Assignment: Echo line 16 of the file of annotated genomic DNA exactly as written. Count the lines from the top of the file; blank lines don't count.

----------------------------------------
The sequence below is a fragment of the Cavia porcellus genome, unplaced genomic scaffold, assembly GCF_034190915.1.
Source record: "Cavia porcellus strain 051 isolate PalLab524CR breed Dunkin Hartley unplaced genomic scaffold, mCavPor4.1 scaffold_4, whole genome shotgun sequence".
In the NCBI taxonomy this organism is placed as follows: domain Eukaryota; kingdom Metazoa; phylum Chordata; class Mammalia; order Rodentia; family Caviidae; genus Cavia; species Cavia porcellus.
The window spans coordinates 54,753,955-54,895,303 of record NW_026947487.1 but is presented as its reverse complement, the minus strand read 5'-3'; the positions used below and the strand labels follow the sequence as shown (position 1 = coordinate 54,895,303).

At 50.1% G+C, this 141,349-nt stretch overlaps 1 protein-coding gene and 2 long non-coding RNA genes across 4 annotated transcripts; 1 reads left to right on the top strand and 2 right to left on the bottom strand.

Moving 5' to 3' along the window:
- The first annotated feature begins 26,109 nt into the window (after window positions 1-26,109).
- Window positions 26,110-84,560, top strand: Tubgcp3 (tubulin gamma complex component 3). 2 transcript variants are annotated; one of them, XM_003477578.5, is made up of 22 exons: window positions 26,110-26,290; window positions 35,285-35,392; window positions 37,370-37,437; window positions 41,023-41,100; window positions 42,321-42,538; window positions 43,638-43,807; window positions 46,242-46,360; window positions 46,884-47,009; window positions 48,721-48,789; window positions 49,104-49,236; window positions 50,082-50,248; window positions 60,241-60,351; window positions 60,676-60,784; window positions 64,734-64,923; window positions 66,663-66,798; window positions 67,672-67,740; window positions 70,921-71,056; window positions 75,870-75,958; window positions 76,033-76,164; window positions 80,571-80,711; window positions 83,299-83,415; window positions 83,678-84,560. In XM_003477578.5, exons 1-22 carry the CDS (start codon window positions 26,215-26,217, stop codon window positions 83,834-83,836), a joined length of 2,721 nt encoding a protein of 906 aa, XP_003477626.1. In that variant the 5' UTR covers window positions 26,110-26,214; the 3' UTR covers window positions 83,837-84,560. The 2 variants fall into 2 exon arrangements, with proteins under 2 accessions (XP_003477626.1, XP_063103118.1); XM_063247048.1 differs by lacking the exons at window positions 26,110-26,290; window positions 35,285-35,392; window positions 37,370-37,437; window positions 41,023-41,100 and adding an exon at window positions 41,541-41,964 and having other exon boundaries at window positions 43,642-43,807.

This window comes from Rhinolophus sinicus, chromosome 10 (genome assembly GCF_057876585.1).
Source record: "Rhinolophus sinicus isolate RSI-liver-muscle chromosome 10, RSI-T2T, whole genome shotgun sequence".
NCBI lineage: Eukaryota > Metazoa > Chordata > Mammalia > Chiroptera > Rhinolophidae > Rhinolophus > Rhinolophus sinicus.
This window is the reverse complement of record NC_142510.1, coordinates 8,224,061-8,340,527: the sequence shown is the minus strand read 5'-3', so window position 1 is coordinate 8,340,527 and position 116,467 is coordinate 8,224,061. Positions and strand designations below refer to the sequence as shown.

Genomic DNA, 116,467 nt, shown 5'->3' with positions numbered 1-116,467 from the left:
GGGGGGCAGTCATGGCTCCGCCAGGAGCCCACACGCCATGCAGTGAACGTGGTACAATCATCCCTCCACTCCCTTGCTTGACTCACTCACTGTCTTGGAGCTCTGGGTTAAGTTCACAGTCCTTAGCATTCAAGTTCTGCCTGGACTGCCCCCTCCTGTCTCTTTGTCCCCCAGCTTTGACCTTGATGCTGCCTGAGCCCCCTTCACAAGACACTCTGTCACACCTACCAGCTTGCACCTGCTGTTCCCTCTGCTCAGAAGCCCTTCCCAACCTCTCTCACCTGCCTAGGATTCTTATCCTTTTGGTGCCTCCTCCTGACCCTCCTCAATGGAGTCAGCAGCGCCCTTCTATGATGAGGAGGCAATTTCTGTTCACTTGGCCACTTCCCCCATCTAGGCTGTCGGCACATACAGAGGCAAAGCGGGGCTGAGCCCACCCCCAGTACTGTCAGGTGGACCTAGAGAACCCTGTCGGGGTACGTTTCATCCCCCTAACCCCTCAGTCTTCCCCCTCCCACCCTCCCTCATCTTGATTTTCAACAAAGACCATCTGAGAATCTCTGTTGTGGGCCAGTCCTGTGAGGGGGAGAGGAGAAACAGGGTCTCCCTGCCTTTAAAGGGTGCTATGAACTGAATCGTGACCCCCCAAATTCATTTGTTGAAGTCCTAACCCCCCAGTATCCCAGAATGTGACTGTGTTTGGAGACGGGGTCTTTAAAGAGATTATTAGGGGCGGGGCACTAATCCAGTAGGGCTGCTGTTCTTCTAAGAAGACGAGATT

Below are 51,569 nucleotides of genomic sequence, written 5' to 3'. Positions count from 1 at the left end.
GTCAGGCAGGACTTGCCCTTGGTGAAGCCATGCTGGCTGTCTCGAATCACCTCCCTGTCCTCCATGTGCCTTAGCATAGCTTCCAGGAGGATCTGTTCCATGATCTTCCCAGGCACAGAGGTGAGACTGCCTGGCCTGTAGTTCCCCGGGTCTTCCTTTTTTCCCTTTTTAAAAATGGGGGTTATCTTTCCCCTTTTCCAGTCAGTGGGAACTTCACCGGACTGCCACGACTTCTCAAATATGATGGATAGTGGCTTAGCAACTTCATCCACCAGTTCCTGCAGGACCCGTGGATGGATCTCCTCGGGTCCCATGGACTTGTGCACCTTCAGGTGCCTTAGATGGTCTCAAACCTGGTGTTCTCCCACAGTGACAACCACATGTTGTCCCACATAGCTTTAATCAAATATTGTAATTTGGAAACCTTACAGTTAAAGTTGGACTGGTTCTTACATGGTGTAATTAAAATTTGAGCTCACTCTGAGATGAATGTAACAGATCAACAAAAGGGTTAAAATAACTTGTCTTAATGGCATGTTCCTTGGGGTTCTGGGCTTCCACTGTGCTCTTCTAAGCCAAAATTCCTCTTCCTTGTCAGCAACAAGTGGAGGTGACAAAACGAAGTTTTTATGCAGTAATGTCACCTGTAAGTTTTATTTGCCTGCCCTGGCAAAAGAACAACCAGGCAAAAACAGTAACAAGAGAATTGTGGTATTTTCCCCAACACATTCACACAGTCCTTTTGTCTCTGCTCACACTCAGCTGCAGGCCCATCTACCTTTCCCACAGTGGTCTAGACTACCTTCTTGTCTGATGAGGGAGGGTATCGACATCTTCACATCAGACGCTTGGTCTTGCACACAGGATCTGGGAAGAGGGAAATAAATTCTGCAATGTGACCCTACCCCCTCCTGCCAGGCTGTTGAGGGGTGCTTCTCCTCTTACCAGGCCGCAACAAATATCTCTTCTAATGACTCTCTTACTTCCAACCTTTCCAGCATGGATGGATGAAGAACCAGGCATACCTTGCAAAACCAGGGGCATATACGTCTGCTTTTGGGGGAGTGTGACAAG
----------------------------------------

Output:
GTCAGGCAGGACTTGCCCTTGGTGAAGCCATGCTGGCTGTCTCGAATCACCTCCCTGTCCTCCATGTGCCTTAGCATAGCTTCCAGGAGGATCTGTTCCATGATCTTCCCAGGCACAGAGGTGAGACTGCCTGGCCTGTAGTTCCCCGGGTCTTCCTTTTTTCCCTTTTTAAAAATGGGGGTTATCTTTCCCCTTTTCCAGTCAGTGGGAACTTCACCGGACTGCCACGACTTCTCAAATATGATGGATAGTGGCTTAGCAACTTCATCCACCAGTTCCTGCAGGACCCGTGGATGGATCTCCTCGGGTCCCATGGACTTGTGCACCTTCAGGTGCCTTAGATGGTCTCAAACCTGGTGTTCTCCCACAGTGACAACCACATGTTGTCCCACATAGCTTTAATCAAATATTGTAATTTGGAAACCTTACAGTTAAAGTTGGACTGGTTCTTACATGGTGTAATTAAAATTTGAGCTCACTCTGAGATGAATGTAACAGATCAACAAAAGGGTTAAAATAACTTGTCTTAATGGCATGTTCCTTGGGGTTCTGGGCTTCCACTGTGCTCTTCTAAGCCAAAATTCCTCTTCCTTGTCAGCAACAAGTGGAGGTGACAAAACGAAGTTTTTATGCAGTAATGTCACCTGTAAGTTTTATTTGCCTGCCCTGGCAAAAGAACAACCAGGCAAAAACAGTAACAAGAGAATTGTGGTATTTTCCCCAACACATTCACACAGTCCTTTTGTCTCTGCTCACACTCAGCTGCAGGCCCATCTACCTTTCCCACAGTGGTCTAGACTACCTTCTTGTCTGATGAGGGAGGGTATCGACATCTTCACATCAGACGCTTGGTCTTGCACACAGGATCTGGGAAGAGGGAAATAAATTCTGCAATGTGACCCTACCCCCTCCTGCCAGGCTGTTGAGGGGTGCTTCTCCTCTTACCAGGCCGCAACAAATATCTCTTCTAATGACTCTCTTACTTCCAACCTTTCCAGCATGGATGGATGAAGAACCAGGCATACCTTGCAAAACCAGGGGCATATACGTCTGCTTTTGGGGGAGTGTGACAAG